March 10, 2015

A Gathering of Ghosts: an interview with Mark Allan Gunnells, author of "Welcome to the Graveyard"

Mark Allan Gunnells loves to tell stories. He has since he was a kid, penning one-page tales that were Twilight Zone knockoffs. He likes to think he has gotten a little better since then. He has been lucky enough to work with some wonderful publishers such as Apex Publishing, Bad Moon Books, Journalstone, Evil Jester Press, Etopia, Sideshow Press, and Gallows Press. He loves reader feedback, and above all he loves telling stories. He lives in Greer, SC, with his fiance Craig A. Metcalf. (source: Amazon)

Gef: I'm often curious how a collection of short stories comes into being. What was the impetus behind Welcome to the Graveyard

Mark: I have literally hundreds upon hundreds of short stories, and had previously published a couple of collections.  However, I hadn't really attempted to get another one off the ground for a while.  Then my fiance and I attended the SC Book Festival in Columbia, South Carolina, and one of the panels we went to was on short fiction.  I found it very inspirational, and it reminded me that my first love and truest passion was the short story, and I was suddenly very motivated to get the ball rolling.  I contacted Evil Jester Press the next day and pitched what would become WELCOME TO THE GRAVEYARD. 

Gef: There is the obvious difference in approach between short stories and novel-length fiction, but how much of a gear shift is it for you as a writer when switching between the two?

Mark: I'm not a writer that plans or outlines much.  I always say I "write from the gut."  With a short story, I typically just get an idea and start, letting it unfold naturally.  With a novel, there has to be a bit more planning.  I still don't do detailed outlines even for novels, but I do have to do a bit more prep.  I also have to spend more time considering pacing for a novel, whereas I feel I have more of an instinctual sense of pacing for a short.

Gef: You've been cutting your teeth these last many years in the horror genre. Is this collection exclusively horror fiction, or are you dipping your toes in other genres?

Mark: Horror is what I mostly write, and I unashamedly embrace the horror label, but it isn't all I write.  And this collection does include a number of stories that have no horror or fantasy element whatsoever.  I did want to show that diversity in my writing.

Gef: Was there any kind of local folklore to influence your writing?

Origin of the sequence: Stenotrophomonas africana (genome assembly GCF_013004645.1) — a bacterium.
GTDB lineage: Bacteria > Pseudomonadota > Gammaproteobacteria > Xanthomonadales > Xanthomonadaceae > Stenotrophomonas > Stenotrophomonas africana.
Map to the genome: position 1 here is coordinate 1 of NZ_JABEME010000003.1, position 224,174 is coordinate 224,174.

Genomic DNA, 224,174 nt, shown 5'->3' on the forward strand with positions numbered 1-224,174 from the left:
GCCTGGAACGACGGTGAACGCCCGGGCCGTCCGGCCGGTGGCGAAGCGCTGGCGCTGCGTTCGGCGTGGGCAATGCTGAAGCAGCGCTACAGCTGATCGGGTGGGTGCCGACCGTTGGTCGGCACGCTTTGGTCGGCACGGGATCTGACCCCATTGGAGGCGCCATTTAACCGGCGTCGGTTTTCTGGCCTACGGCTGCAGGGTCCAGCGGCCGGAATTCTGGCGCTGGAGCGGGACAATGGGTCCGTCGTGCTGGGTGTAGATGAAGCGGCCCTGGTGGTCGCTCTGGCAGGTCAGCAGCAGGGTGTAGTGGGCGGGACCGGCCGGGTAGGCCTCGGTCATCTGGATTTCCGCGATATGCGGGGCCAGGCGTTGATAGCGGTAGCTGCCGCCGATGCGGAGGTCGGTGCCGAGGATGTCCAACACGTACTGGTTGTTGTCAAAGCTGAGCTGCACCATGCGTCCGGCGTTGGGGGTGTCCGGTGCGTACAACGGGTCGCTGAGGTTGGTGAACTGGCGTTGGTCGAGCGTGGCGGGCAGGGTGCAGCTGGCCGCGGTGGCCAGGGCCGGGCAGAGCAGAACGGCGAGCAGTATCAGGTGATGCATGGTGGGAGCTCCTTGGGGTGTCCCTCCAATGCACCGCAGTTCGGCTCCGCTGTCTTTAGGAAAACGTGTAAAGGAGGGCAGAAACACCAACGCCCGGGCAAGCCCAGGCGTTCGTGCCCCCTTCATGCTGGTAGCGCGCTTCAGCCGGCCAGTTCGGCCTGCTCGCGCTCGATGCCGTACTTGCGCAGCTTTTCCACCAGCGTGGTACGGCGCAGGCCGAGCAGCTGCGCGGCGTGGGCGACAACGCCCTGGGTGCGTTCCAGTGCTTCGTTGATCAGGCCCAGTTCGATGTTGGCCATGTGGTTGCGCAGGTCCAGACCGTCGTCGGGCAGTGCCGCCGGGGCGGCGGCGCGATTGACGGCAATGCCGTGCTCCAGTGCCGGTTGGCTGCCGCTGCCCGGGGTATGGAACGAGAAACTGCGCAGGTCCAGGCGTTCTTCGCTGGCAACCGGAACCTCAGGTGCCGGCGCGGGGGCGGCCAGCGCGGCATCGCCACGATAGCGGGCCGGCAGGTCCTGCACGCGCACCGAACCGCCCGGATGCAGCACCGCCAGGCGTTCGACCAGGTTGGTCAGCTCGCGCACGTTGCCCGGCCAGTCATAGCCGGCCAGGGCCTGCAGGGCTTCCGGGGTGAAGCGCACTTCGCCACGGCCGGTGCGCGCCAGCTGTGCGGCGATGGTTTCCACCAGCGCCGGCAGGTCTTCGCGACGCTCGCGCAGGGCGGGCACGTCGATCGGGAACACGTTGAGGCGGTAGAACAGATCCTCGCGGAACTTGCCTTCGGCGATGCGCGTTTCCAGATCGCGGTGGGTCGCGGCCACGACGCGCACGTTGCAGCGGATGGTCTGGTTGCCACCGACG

Mark: I do set a lot of my work around the area in South Carolina where I actually live, and local residents will recognize many settings.  What I aim to do is capture a sense of small town southern life, which is a combination of community and an ability to keep secrets locked tightly away from the rest of the world.

Gef: What do you consider to be the strength or saving grace of the horror genre?

Mark: What I think is the best thing about the horror genre is its limitlessness.  Anything can happen.  There are no boundaries, no taboos.  It's totally free reign for the imagination.

Gef: And what's the appeal for you to short fiction as opposed to a novel?

Mark: I think short fiction is a marvelous thing because when done correctly, it can truly give you a complete world and fully realized characters in a one-sitting tale.  For a writer, that can be a thrilling challenge.  For a reader, it's nice to be able to complete a story in a small amount of downtime, and buying a collection is like getting a dozen or more fictional worlds for the price of one.  Talk about bang for your buck.

Gef: What's the worst piece of writing advice you ever received? Or what piece of writing advice do you wish would just go away?

Mark: I was told by a publisher early on that if I was serious about a career in the horror genre, I probably shouldn't be so openly gay.  That kind of advice, well meaning as it might be, is of no interest to me because I believe above all else a writer should be him or herself.  I'm also not a big fan of "write what you know."  I always say, write what you can imagine.

Gef: What kind of guilty pleasures do you have when it comes to books or movies or whatnot?

Mark: I don't usually use the term "guilty pleasure" because if I like something then I like it, no guilt.  I have a fondness for 80s slashers because they were such a huge part of my childhood.  Some I think still really hold up, others I know objectively are not very good but I still love them for nostalgic reasons.

Gef: What projects are you cooking up that folks can expect in the near future, and how can folks keep up with your shenanigans? And where can folks pick up their own copy of Welcome to the Graveyard?

Mark: Well, I have a few more short story collections coming down the pike.  COMPANIONS IN RUIN will be released from Sinister Grin, and HALLOWEEN HOUSE OF HORRORS from Great Old Ones Publishing.  Sinister Grin will also produce my zombie novella FORT.  I can be found on Facebook and have a blog at 

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